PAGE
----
REVIEWED By DR. REVA BALLEW
“Killers of the Flower Moon: The Osage Murders and the Birth of the FBI”, by David Grann, is a masterfully told tale that will draw the reader in. It presents historical information in a way that holds your attention and keeps you reading even if you are not a history buff. It is a fine example of the journalistic genre that Truman Capote introduced with his book “In Cold Blood”, the non-fiction novel.
In the early 19th century, the Osage Indians were stripped of their ancestral homeland in Missouri, Arkansas and Kansas, almost 100 million acres and they were forced to live on a section in southeastern Kansas. The Kansas parcel was approximately four million acres. When white settlers began squatting in Osage territory, the Osage were forced to sell their land for $1.25 an acre. The Osage found land in what was to become Oklahoma. The land was not suited for cultivation and generally unwanted by farmers and settlers. They paid around $1 million for the land where they settled. In the early 1920s, it was discovered that there was oil under the unwanted land that the Osage had purchased. The discovery of oil under the Osage land made them the richest people per capita in the world. In 1923 alone, the tribe took in more than $30 million, the equivalent of today more than $400 million. Following the new-found wealth of the Osage Indians came a period where at least 24 tribal members were murdered, and it may have been many more.
The wealthy period of time in Osage history is what New Yorker staff writer David Grann, #1 New York Times best-selling author of “The Lost City of Z”, explores in his new book. Grann’s new book reads like a murder mystery, but is a true-life crime story about one of the most horrific crimes in American history. Not only will the twists and turns of the book keep your interest; it is also a well-researched example of the prejudice, harsh treatment and blatant disregard toward Native Americans in the 20th century.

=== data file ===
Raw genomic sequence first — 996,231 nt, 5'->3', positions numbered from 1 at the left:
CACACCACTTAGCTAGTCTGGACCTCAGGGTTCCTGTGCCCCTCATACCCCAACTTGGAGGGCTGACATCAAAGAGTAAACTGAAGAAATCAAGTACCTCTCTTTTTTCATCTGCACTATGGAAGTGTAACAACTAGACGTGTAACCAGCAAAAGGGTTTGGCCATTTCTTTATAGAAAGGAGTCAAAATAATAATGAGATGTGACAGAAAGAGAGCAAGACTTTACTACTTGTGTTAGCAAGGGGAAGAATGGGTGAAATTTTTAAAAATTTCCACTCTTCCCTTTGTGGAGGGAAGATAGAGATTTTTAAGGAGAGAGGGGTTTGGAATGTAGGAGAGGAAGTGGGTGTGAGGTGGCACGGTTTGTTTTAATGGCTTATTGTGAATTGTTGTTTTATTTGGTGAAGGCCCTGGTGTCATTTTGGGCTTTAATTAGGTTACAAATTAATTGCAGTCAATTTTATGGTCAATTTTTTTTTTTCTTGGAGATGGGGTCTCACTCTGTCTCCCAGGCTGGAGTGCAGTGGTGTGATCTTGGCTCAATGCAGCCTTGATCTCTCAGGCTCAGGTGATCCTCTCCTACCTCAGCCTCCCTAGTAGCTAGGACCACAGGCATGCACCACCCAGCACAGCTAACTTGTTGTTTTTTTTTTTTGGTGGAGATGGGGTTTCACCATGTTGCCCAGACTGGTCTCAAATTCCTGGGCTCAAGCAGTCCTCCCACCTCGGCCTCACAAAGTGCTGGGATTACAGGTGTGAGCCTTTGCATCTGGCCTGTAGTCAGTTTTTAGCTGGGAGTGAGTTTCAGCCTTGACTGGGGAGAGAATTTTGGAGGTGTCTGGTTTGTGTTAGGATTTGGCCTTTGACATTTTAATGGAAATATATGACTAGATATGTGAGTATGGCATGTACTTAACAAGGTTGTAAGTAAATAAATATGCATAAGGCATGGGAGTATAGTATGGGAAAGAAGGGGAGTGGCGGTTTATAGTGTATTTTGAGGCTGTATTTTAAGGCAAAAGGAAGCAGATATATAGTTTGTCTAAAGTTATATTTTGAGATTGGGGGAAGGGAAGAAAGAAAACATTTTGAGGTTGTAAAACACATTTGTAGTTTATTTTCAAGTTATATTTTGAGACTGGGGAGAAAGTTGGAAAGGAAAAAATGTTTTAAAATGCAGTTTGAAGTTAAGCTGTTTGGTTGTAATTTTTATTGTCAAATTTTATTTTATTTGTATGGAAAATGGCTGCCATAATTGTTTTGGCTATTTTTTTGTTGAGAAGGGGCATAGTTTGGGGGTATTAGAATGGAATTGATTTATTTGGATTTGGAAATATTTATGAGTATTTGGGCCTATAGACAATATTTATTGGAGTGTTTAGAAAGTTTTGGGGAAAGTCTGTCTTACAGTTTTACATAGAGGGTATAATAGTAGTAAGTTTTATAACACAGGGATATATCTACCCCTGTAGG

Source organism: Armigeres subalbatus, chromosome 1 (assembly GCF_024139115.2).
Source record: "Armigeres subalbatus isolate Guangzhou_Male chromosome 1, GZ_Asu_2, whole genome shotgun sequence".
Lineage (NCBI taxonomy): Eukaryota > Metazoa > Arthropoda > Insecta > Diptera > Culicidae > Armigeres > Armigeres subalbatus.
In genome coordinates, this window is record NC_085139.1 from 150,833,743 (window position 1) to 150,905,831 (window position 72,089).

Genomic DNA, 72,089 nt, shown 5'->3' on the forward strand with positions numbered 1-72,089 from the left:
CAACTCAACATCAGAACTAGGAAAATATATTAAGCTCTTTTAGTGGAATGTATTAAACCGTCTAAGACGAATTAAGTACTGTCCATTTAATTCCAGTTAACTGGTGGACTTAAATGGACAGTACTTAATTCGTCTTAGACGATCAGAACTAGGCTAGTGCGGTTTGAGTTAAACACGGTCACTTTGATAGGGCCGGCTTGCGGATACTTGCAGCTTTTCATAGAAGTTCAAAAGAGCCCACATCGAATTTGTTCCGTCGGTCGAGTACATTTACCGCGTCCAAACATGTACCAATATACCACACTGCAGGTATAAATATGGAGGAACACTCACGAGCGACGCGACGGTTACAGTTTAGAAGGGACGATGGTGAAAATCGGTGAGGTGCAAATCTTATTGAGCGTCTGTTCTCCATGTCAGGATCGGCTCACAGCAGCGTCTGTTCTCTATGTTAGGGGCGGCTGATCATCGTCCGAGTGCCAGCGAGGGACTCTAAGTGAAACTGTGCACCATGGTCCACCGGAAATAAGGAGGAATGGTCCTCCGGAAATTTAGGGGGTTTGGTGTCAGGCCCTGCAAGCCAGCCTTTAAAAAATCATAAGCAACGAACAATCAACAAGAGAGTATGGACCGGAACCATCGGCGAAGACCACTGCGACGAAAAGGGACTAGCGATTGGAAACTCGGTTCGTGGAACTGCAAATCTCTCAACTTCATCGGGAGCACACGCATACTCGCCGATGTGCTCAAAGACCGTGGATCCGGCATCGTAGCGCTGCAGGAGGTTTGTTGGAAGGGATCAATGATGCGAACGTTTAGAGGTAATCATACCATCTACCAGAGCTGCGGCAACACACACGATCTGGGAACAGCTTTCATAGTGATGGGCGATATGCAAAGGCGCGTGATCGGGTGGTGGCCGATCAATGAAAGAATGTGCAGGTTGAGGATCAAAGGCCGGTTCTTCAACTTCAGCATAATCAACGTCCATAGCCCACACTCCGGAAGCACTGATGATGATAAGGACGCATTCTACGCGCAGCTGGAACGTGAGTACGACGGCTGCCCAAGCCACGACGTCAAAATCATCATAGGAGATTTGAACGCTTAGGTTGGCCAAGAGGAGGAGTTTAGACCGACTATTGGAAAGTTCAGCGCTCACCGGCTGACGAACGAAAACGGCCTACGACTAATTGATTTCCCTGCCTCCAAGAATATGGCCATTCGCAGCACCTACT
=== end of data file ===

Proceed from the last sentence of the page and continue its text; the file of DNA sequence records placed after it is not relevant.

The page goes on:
In the 1920’s, Osage Indians built mansions, had chauffeured-driven cars, had white servants, and sent their children to be educated in Europe. The federal government also had “management “over the Osage Indians stating that they were incapable of managing their money. The federal government would classify the full-blood Osage Indians as “incompetent” and would assign a white “guardian” to oversee their money. Some of the mixed blood Osage Indians could manage their own affairs. This “guardianship program” resulted in the Osage Indians being the victims of theft, fraud and exploitation. This era of financial wealth was also a dark period for the Osage. The Osage refer to the period from 1921 when the first murder occurred until an arrest was made in 1926 as the “Reign of Terror”.
The family of Mollie Burkhart watched as her whole family was murdered. Her sister was shot, her mother was poisoned, another sister and brother-in-law died when their house exploded. After the number of deaths reached 24, the newly formed FBI was brought in to investigate. At the time, the young director, J. Edgar Hoover, sent a former Texas Ranger named Tom White to Osage country to consider the murders. In 1925, White had an undercover team of FBI agents investigate, including the only Native American agent in the bureau. They used the latest modern techniques in detective work.
Although the FBI did eventually arrest and convict men for the Osage murders, it was believed that they did not act alone, that there was a larger conspiracy. Grann explored and delved into old documents and interviewed anyone he could find with knowledge about the old murders. After years of research, Grann reached a startling conclusion, that perhaps hundreds of Osage had died during the murderous spree. He was even able to identify one killer who had never been prosecuted.